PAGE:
At the TimeGate convention this weekend we debated this very topic. Most people watched the episodes, very few read them. Most people loved seeing the episodes in an unfinished state, not just to get their "fix," but because you rarely get to take that peek behind the curtain. For myself, I never managed to track down the rough cuts but I devoured the scripts eagerly, since for me it seemed like an unprecedented chance to visualize a new Doctor Who script for myself before seeing the finished product. A very small minority in the audience felt it was unethical to read or watch them beforehand, not due to spoiler concerns, but because it violates the authorial intent.

    Reply

  6. Adam
    May 28, 2015 @ 11:54 am

    "(checks to make sure my gender is allowed to speak this time around)"

    Yeah, I don't see there's any need for that. I've read thousands and thousands of words of (brilliant) stuff on this blog completely free, and I'm not going to throw my toys out of the pram just because, for one week, Phil asks for views from his female readership. No offence, but let's not be unnecessary.

    Reply

  7. Seeing_I
    May 28, 2015 @ 4:22 pm

    Fine. I'm just touchy to that due to some other stuff that's gone on lately in that area, both in the news & personally.

    Reply

  8. Elizabeth Sandifer
    May 28, 2015 @ 4:26 pm

    I can promise you that I'm never going to do something like that outside the context of a Waffling post.

    Reply

  9. Elizabeth Sandifer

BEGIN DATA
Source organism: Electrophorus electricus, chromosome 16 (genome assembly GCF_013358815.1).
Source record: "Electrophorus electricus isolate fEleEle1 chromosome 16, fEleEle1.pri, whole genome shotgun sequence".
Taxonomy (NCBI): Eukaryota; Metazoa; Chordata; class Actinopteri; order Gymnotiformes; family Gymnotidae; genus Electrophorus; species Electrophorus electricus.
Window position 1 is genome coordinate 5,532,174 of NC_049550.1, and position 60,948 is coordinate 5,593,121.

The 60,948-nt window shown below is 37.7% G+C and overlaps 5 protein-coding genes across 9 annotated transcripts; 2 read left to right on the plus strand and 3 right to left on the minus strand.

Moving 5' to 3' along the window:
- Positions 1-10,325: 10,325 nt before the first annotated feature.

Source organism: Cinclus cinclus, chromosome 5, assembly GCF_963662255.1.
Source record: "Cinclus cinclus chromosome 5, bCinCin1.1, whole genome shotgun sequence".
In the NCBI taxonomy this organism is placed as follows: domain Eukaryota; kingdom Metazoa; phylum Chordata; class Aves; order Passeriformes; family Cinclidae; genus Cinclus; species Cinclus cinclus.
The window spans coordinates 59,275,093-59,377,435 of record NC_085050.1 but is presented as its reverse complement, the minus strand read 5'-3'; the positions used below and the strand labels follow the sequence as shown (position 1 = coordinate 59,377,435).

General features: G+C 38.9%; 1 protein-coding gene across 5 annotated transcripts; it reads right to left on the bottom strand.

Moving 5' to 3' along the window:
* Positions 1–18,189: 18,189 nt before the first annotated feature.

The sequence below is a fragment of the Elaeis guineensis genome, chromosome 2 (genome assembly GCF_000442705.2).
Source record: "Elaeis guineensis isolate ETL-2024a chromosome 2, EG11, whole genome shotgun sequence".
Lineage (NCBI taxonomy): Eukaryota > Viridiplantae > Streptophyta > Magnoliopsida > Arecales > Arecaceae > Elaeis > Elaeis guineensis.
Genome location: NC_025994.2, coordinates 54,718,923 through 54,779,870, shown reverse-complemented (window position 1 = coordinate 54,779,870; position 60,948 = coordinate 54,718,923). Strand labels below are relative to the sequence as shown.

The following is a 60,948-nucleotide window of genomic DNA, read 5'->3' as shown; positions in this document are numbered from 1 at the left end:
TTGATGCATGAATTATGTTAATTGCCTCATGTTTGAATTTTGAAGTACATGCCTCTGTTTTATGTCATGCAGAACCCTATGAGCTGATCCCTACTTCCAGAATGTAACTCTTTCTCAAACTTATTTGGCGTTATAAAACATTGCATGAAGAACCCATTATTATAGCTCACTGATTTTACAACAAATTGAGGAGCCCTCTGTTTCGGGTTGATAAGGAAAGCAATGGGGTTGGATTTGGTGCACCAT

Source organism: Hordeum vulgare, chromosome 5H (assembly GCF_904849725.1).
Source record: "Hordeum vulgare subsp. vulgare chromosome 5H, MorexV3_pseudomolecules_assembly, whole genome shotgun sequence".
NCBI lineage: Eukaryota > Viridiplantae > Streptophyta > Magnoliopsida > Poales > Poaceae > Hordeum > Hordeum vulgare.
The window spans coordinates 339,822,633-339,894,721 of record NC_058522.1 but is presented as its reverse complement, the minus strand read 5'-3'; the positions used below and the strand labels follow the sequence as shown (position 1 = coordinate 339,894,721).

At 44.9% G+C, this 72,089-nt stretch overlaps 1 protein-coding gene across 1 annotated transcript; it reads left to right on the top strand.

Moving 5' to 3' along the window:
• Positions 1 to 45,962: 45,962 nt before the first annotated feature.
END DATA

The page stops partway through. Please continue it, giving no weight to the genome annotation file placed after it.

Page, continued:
May 28, 2015 @ 4:30 pm

    An obvious analogy I'm not quite sure how I missed. And one that resonates; Alex shares demos of most forthcoming Seeming tracks with me these days, and the thrill of watching his work go from initial idea to finished product is, I suspect, a non-trivial part of why he's my favorite band.

    It's also notable that the show Empire (which I recently watched and loved) does some very interesting things with this dynamic, using the progression of a song from demo to finished version as a dramatic arc of its own, and generates some very effective dramatic moments from the sense of things clicking into place that hearing a finished version generates.

    Reply

  10. William Silvia
    May 28, 2015 @ 6:33 pm

    There was one instance where the workprint hurt the final version.

    I was rather upset, watching the simulcast of "Deep Breath", when Peter Capaldi said "I've gone Scottish" and there were absolutely no bagpipes.

    Reply

  11. Daru
    May 29, 2015 @ 12:51 am

    I never watched the leaked prints at the time, I was just keen to wait. I have tracked them down since along with the scripts and it will be fun as an artist myself, to explore the creative process of a product I love.

    Reply

  12. snendentldf
    May 29, 2015 @ 1:07 am

    There are parts where I much prefer the music in the workprint. Like the creepy detuned pianos in the restaurant, and the ominous music in the spaceship under it.

    I'm glad they didn't go with the bagpipes though

    Reply

  13. Iain Coleman
    May 29, 2015 @ 2:00 am

    I'm rather glad there weren't, because that would have been deeply shit.

    Reply

  14. Seeing_I
    May 29, 2015 @ 5:06 am

    You don't owe many any promises mate. But thanks anyway.

    Reply

  15. FJ
    June 9, 2015 @ 1:45 am

    "there were no meaningful negative consequences"

    I suspect you are talking rot.

    What about the (monetary) cost of dealing with the leak? (money that will never be spent on programming or talent)
    What about the reputational damage to the parties involved, and the loss of trust between them?

    "Unpublished" is generally so for a reason. Creative types prefer that the public see their best endeavours rather than the out-takes or rehearsals.

    You may have done a draft of this blog, full of typos and factual howlers; would you want the world to see it? And how would you feel if, despite your objections, that draft was made public?

    Reply

  16. Custom Essay Writing Service
    July 3, 2017 @ 10:46 am

    A very small minority in the target audience felt it was unethical to read or watch them in advance.

    Reply